Advocacy provocateur – a challenge and a call to advocates

Given the range of advocacy on offer, things have never looked better. However, Kate Mercer Training highlights three areas where improvements could be made

The right to receive advocacy support has never been stronger: a statutory advocacy now includes Independent Mental Health Advocacy (IMHA) for people subject to the compulsory powers of the Mental Health Act, Independent Mental Capacity Advocacy (IMCA) for people who lack capacity to make certain decisions; advocacy for people assessing NHS complaints processes; advocacy for children and young people receiving services under the Children Act and now the Care Act introduces the right of advocacy for people who face difficulty in being involved in assessment planning, review and safeguarding decisions and have no-one else to support their involvement.

Only around 50% of people entitled to receive IMHA actually do so, with fewer than 1 in 10 people accessing NHS complaints procedures were provided with advocacy support. A freedom of information request made by Community Care found that independent advocates were provided to just 2.1% of 253,000 people assessed under the Care Act between April and September in 2015.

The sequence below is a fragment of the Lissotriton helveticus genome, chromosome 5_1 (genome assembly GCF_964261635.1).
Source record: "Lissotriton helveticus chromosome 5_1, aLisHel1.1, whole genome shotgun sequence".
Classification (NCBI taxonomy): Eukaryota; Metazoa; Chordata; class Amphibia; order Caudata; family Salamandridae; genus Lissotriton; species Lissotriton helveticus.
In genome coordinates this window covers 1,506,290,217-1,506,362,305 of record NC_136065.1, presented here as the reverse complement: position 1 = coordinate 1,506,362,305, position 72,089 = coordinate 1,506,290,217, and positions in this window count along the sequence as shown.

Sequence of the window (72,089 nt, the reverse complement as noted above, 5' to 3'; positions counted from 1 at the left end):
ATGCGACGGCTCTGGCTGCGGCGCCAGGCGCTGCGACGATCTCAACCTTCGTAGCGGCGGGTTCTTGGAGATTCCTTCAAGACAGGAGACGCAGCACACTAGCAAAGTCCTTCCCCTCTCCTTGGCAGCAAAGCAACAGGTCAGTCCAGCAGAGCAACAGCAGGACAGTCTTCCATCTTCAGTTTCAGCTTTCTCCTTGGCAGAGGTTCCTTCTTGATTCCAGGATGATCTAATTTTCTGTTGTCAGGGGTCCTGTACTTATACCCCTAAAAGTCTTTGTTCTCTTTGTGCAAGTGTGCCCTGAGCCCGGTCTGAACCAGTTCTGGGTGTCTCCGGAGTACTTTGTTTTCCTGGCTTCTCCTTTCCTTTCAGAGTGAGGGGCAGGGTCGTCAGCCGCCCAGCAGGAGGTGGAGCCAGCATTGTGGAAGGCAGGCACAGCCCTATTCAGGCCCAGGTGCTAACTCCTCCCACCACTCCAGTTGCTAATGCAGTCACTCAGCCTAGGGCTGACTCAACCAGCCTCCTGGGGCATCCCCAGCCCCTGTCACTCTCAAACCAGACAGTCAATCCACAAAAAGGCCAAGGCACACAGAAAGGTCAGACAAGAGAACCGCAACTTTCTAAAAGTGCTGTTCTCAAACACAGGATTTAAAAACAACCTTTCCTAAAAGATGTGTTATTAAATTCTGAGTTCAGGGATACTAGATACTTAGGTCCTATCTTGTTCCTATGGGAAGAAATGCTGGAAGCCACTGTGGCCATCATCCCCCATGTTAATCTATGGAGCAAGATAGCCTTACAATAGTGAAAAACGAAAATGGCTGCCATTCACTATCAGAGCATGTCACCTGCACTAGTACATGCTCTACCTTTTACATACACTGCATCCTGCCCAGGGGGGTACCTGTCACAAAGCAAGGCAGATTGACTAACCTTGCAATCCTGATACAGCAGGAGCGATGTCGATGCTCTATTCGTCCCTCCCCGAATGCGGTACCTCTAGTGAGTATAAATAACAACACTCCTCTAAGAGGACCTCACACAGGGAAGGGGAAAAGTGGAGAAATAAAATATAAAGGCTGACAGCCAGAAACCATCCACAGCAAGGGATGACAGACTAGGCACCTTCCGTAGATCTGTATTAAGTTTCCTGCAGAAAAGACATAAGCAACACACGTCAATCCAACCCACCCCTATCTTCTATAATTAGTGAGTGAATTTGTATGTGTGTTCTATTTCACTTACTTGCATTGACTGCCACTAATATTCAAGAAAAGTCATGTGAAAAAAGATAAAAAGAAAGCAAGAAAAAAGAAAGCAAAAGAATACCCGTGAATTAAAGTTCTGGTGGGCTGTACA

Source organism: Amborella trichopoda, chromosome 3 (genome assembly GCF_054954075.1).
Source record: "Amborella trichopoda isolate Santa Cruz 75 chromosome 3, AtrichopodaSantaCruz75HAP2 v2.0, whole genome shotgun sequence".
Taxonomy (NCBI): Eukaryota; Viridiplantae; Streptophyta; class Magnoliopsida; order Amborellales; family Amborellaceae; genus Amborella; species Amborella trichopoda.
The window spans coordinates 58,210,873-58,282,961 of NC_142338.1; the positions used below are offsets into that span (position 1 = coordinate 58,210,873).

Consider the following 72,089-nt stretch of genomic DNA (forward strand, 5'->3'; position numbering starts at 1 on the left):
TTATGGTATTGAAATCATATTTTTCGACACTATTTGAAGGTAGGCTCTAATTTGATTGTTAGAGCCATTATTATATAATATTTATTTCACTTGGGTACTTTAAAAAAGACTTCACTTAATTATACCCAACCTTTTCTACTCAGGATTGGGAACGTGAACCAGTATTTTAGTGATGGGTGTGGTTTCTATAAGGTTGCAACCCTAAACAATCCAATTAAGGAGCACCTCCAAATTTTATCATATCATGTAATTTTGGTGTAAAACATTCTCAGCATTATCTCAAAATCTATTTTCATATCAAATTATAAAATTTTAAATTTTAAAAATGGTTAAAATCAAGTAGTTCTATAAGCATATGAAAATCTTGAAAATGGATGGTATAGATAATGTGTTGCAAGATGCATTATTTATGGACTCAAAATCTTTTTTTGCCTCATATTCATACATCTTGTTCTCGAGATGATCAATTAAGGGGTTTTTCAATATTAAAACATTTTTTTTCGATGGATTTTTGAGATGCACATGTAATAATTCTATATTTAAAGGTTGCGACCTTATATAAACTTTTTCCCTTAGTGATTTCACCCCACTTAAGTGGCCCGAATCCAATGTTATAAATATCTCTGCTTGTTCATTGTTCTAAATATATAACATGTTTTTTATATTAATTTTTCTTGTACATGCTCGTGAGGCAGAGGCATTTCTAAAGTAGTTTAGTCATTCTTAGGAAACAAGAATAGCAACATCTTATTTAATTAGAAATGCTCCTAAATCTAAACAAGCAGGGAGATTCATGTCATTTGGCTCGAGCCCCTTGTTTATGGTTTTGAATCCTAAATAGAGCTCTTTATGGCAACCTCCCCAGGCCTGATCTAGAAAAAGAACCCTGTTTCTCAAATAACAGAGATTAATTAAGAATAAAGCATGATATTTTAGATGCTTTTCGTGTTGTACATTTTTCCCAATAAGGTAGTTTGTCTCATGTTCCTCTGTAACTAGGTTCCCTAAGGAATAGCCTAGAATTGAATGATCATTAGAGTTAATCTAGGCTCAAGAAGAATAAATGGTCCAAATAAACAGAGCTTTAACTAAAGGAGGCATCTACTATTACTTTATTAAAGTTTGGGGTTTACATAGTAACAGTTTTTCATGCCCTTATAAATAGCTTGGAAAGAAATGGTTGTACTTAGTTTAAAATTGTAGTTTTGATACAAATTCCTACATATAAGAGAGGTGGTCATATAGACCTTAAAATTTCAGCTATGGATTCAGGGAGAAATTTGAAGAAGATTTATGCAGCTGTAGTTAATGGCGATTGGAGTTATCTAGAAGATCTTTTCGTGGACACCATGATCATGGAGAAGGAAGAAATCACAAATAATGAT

A lack of decision making support

Most of us, at varying times in our lives, need help to make decisions. This could be a non-judgemental face across the table listening to our aspirations or concern, or it could be much more involved – particularly if we are facing challenging times, or have a condition or impairment that means we face difficulty or lack the capacity to make certain decisions.

A huge part of the advocacy role is to help people make decisions and the Mental Capacity Act (MCA) produced the best guidance a person needs to follow when they are going to make a decision on behalf of an incapacitated person. This process is called Substituted Decision-Making, but does the Act do enough to support this? Kate Mercer Training asks if there are ways to improve three areas of advocacy: the lack of referrals, lack of supported decision making and the lack of challenging decisions.


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